ESPN book debates a century of sports
October 25, 1999
By Jamie Allen
(CNN) -- The sport of watching sports, for those who don't know much about sports, is really the debate of it all. Couch potatoes and bar patrons tuning in to the latest televised contest inevitably battle it out over who is the greatest boxer, the greatest baseball team, the greatest golfer or the greatest quarterback.
And then there's the ultimate debate: Who is the greatest athlete of all time?
Trying to compare competitors from different athletic endeavors -- Muhammad Ali and Jim Thorpe, Michael Jordan and Babe Ruth, Bo Jackson and, uh, Bo Jackson -- proves a nearly impossible task.
"If you have a vote for the most significant athlete, then you have Ali, then you have Babe Ruth, then you have Michael Jordan. They changed the face of sports."
But as any sports fan knows, ESPN has been trying to do just that with its ongoing series, "ESPN SportsCentury." The network, using the opinions of sports reporters, authors, academics and observers, is counting down its top 100 athletes of all time. So far, they've reached No. 14; the top athlete remains a mystery, though the list has been narrowed to a chosen few.
And to compliment the show, the sports network that started in 1979 has released a new book by the same title. The compendium, published by Hyperion, features recollections on the sports century that was by top writers and sportscasters, including Dick Schaap, Joyce Carol Oates, Chris Berman, David Halberstam, Roy Blount Jr., and Thomas Boswell.
The book is divided into decades, with at least one athlete highlighted as the defining athlete of that time period. Fighter Jack Johnson, for instance, represents the 1900s; basketball star Michael Jordan defines the 1990s.
In decades between, readers will find lengthy pieces on Jim Thorpe, Babe Ruth, Joe Louis and Babe Didrikson, Joe DiMaggio and Ted Williams, Johnny Unitas, Bill Russell, Muhammad Ali, and Pete Rose.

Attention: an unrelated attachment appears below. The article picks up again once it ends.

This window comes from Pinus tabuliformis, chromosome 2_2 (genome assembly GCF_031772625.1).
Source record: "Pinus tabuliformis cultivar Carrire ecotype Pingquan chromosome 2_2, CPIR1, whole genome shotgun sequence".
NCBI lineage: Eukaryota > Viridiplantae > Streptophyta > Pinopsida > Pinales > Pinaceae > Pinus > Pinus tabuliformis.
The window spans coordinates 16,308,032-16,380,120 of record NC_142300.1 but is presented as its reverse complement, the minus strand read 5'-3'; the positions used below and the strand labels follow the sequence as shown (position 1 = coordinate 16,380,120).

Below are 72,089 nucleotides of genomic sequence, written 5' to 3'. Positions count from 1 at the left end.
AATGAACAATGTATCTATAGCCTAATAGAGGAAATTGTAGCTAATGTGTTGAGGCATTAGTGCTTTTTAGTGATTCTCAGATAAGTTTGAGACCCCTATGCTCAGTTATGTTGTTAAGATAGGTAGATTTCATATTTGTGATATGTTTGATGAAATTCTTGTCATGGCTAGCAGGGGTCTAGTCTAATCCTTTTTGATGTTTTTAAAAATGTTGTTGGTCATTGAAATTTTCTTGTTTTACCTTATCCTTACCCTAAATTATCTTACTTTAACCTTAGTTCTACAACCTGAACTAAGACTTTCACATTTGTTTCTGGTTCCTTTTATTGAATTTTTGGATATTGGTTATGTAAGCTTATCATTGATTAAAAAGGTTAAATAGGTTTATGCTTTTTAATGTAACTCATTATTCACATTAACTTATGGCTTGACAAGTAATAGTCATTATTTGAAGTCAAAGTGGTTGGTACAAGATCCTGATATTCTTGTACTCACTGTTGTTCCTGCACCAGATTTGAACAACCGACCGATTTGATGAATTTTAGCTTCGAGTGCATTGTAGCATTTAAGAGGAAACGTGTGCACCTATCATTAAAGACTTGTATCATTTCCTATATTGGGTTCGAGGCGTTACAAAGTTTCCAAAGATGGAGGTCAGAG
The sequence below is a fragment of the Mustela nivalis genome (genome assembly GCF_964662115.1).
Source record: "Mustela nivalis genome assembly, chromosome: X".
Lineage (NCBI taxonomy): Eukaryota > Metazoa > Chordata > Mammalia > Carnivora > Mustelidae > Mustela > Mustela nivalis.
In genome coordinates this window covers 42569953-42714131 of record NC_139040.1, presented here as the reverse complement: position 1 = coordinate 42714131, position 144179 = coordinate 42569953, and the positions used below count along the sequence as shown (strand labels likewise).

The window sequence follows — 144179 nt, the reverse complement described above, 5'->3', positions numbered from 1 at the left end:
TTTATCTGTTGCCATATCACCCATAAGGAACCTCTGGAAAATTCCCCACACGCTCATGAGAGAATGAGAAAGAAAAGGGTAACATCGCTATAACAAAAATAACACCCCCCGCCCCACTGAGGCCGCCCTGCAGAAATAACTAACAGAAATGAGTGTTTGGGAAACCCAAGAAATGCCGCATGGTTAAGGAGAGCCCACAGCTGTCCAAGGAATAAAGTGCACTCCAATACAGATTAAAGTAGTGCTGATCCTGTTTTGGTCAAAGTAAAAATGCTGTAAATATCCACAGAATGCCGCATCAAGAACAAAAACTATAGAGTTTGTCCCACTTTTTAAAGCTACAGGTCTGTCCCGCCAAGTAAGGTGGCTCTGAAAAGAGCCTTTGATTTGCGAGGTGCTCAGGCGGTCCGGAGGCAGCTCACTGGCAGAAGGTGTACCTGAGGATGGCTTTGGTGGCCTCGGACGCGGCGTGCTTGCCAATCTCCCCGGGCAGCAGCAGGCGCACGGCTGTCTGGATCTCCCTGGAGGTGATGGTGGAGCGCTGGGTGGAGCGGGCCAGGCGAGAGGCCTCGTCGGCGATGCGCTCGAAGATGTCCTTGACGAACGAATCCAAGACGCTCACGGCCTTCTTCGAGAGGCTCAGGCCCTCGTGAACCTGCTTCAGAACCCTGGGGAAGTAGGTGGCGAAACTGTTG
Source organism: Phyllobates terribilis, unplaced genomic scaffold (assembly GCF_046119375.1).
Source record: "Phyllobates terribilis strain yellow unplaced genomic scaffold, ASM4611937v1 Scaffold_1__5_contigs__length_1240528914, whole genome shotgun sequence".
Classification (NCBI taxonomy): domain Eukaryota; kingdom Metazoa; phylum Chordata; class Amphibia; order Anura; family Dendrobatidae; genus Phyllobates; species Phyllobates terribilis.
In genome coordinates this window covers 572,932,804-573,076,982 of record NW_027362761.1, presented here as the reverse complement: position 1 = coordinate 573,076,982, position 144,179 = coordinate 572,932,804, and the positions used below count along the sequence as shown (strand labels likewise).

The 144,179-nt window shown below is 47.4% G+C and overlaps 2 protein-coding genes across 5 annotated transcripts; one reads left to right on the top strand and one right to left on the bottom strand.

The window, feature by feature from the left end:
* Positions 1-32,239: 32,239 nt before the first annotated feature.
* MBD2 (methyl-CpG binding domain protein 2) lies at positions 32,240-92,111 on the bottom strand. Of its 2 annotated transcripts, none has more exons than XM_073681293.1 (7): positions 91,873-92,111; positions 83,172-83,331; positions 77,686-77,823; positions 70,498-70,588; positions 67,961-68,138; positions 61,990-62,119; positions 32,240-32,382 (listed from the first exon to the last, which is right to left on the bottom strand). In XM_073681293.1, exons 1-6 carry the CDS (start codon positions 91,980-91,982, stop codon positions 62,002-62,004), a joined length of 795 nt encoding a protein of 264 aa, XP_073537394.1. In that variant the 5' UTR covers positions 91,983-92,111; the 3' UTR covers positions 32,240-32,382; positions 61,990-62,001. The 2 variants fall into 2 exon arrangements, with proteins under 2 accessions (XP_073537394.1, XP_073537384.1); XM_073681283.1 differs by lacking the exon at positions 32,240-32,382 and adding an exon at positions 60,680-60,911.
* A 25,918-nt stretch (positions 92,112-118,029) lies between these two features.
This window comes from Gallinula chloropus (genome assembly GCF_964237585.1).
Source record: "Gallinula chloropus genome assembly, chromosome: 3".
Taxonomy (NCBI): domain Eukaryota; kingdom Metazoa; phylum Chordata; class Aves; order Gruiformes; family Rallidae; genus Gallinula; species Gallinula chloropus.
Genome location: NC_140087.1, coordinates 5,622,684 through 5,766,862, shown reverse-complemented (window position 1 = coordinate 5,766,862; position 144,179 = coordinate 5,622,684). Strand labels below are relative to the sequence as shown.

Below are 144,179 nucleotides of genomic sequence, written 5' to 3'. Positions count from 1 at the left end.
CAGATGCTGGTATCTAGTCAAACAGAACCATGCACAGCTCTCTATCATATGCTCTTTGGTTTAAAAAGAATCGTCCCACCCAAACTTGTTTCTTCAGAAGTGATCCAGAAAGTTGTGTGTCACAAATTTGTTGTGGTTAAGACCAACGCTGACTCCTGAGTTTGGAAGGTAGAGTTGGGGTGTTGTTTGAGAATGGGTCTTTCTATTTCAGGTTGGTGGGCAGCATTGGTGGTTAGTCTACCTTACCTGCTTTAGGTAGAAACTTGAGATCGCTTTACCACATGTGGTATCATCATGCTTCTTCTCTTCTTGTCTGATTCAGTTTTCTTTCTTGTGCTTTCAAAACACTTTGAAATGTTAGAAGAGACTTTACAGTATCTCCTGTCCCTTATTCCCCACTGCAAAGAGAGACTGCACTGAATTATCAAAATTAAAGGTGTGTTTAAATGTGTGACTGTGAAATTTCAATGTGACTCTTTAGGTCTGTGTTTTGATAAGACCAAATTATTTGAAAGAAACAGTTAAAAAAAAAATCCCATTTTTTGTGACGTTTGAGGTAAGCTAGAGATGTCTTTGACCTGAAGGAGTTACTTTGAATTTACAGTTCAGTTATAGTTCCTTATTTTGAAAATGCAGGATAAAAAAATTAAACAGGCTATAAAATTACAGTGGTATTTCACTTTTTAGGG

"I think it's a labor of love for everybody who was involved with it," says Schaap, the author of several sports books, the former editor of Sports Magazine and current host of ESPN's "Sports Reporters." Schaap, who praised ESPN's Mark Shapiro for organizing the book, writes about Unitas. Schaap says the former Baltimore Colts quarterback, like many athletes, has become a symbol of the era in which he played.
"I always thought of him as a stoic, solid person, that I think was typical of that era of the 1950s," says Schaap. "People came out of the war years with great hope and great faith in the future. Unitas sort of represented that."
'Who would win most?'
So, who did Schaap vote as his greatest athlete ever? Let the debate begin.
"My top three were Jim Brown, Wilt Chamberlain and Bo Jackson," says Schaap. He realizes that his picks might not top the ultimate ESPN list -- Jackson is not even offered in the network's Top 20 -- but he thinks he used a different scale to appraise athletes.
"I did not choose necessarily on the basis of significance," says Schaap. "If you have a vote for the most significant athlete, then you have Ali, then you have Babe Ruth, then you have Michael Jordan. They changed the face of sports. But I voted purely on what I considered to be athletic ability, and if I had anything in the back of my mind it was, 'If you put these guys on a field and they played each other in 20 sports, who would win the most?' I think Jim Brown would win the most, and I think Chamberlain would be awfully close."
'I love the controversy of it'
The ESPN pick that caused the biggest grumble from sports fans was No. 35. The athlete ranked in that spot: Secretariat, the 1973 Triple Crown winner. It seems some thought the list should only list human athletes.
"I think anybody is entitled to vote for whomever they want, and I think Secretariat does qualify as an athlete," says Schaap. "(But) I wouldn't have voted him very high. My complaint was that he only played one sport.
"I also love the controversy of it. Even if I didn't think he should be up that high, I like the controversy it created."
But Schaap points out that the list has another source of contention.
"We are limiting it to North Americans," he says. "We don't have Pele in there. So we missed Pele, but we had Secretariat."
And the debates continue.
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